Session Abstract: Early modern East Asia witnessed an explosion of textual production, from manuscripts to woodblock and movable type prints. Increased availability of books posed new challenges to compilers and readers who sought comprehensiveness in a sea of information. This panel explores the ways in which textual production in the early modern age required new modes of classifying, compiling, and categorizing knowledge. The rise of new paratextual and organizational methods has typically been understood in terms of technological and social factors specific to the early modern West. By comparing practices across East Asia from multiple methodological perspectives, we aim to raise questions about the relationships between texts, authors, and audiences that can be more broadly generalized to the early modern world. What were the convergences and disjunctions among notions of knowledge organization in China, Japan, Korea, and Inner Asia? How did vernacular practices translate and transform Chinese models? What effects did these textual practices have on the experience of readers? Oh examines a set of Chosǒn encyclopedias, which created a new knowledge order for comprehending the universe. Söderblom Saarela and He explore the classification and description of plants and animals in a set of eighteenth-century Qing court-commissioned encyclopedic texts as a reflection of a hybrid Manchu-Chinese natural history. Vedal investigates the instructions for use embedded within an influential late Ming encyclopedia, shedding light on how contemporary readers employed these massive compilations of information. Yonemoto will comment on these papers from the perspective of her research on Tokugawa textual culture.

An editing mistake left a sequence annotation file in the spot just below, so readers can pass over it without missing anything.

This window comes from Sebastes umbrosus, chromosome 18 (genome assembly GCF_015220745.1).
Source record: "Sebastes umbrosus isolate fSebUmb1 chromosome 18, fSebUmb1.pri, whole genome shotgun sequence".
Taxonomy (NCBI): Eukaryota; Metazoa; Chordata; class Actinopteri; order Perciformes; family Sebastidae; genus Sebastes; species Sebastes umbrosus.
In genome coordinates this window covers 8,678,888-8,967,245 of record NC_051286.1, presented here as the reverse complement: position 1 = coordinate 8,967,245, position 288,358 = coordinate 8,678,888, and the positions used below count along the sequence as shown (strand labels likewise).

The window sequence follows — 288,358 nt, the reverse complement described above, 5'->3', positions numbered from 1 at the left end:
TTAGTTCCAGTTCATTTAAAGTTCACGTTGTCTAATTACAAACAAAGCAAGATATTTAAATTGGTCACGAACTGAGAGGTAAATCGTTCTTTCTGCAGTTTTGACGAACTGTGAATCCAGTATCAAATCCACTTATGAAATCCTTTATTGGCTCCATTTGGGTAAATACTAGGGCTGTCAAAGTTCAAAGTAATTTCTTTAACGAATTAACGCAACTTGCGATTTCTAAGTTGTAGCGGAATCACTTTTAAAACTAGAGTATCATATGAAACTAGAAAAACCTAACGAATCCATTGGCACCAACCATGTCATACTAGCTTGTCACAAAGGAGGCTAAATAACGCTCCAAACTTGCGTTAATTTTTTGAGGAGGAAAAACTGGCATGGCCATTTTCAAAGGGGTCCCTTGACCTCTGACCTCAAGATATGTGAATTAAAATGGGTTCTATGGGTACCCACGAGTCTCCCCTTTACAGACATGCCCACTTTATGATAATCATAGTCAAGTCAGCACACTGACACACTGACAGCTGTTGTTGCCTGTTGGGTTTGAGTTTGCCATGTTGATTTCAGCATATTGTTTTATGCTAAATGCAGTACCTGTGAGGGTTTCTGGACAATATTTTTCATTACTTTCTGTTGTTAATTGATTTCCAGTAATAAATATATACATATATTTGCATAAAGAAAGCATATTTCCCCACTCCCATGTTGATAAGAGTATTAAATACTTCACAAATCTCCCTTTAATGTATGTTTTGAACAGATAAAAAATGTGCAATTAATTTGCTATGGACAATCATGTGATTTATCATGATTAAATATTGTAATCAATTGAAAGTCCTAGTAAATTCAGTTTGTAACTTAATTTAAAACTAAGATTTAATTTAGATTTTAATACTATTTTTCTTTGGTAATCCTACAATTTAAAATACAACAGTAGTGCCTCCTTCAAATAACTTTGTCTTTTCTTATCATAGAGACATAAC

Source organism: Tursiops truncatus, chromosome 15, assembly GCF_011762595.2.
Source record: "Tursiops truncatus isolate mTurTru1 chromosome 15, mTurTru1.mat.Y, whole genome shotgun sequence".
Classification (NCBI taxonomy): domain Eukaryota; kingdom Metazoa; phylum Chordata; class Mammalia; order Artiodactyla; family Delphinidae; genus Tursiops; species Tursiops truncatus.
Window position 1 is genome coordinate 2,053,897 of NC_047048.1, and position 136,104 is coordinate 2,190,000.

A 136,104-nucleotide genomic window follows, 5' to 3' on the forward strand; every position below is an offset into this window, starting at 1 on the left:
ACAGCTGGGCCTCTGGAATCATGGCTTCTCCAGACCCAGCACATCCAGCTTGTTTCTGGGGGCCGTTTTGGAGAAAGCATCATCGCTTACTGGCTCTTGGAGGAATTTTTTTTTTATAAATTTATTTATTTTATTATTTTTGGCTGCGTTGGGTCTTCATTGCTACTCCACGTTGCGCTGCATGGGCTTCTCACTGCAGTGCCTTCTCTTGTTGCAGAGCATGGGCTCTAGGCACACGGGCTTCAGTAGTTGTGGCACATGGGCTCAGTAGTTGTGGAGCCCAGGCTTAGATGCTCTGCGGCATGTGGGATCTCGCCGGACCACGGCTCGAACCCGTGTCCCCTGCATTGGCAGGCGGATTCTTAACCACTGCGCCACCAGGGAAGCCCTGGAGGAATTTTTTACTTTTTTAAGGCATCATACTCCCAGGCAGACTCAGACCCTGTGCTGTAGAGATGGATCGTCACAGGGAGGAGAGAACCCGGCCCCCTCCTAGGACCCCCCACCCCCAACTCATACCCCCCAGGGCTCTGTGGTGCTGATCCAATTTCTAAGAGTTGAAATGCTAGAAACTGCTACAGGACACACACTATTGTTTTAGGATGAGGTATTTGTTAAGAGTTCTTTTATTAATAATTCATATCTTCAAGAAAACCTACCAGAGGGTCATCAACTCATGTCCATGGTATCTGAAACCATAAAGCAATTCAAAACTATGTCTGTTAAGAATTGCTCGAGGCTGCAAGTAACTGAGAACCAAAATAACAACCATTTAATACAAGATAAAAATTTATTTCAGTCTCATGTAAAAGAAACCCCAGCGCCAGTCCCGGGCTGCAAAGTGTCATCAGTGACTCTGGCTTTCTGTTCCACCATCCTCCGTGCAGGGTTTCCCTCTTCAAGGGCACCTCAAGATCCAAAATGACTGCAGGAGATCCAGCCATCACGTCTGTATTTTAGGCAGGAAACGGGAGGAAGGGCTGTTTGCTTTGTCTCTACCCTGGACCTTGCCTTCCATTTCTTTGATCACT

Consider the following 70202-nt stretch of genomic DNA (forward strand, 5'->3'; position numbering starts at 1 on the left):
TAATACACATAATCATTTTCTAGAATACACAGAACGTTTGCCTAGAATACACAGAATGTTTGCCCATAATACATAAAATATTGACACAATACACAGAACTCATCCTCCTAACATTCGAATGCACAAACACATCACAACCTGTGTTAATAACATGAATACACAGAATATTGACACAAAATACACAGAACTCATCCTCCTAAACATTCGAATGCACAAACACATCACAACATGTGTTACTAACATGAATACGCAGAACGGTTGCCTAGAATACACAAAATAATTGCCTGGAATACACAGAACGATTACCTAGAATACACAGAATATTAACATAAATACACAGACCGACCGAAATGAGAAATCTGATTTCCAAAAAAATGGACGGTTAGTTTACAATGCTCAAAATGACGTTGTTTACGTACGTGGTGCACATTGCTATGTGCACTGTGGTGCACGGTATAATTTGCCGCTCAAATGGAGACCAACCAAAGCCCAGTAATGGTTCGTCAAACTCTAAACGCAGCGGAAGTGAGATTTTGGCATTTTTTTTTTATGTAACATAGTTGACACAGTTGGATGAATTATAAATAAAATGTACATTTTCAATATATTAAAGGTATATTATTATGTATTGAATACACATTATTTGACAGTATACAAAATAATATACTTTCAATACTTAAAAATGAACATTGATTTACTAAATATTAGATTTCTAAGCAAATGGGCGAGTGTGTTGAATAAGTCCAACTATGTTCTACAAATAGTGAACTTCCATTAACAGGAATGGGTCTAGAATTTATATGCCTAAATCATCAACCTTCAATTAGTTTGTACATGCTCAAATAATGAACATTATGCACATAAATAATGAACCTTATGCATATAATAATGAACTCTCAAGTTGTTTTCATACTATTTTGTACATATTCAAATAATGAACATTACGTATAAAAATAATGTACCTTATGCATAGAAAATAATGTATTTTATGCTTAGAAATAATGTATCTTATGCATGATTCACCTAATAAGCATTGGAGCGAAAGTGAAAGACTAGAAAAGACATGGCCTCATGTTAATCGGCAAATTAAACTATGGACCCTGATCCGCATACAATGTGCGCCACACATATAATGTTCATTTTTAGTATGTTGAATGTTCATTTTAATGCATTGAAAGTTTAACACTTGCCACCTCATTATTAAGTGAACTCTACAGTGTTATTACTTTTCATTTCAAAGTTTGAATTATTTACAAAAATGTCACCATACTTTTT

Paper Presenter: Nathan Vedal – Washington University in St. Louis
Paper Presenter: Young Kyun Oh – Arizona State University
Paper Presenter: He Bian – Princeton University
Co-author: Mårten Söderblom Saarela – Academia Sinica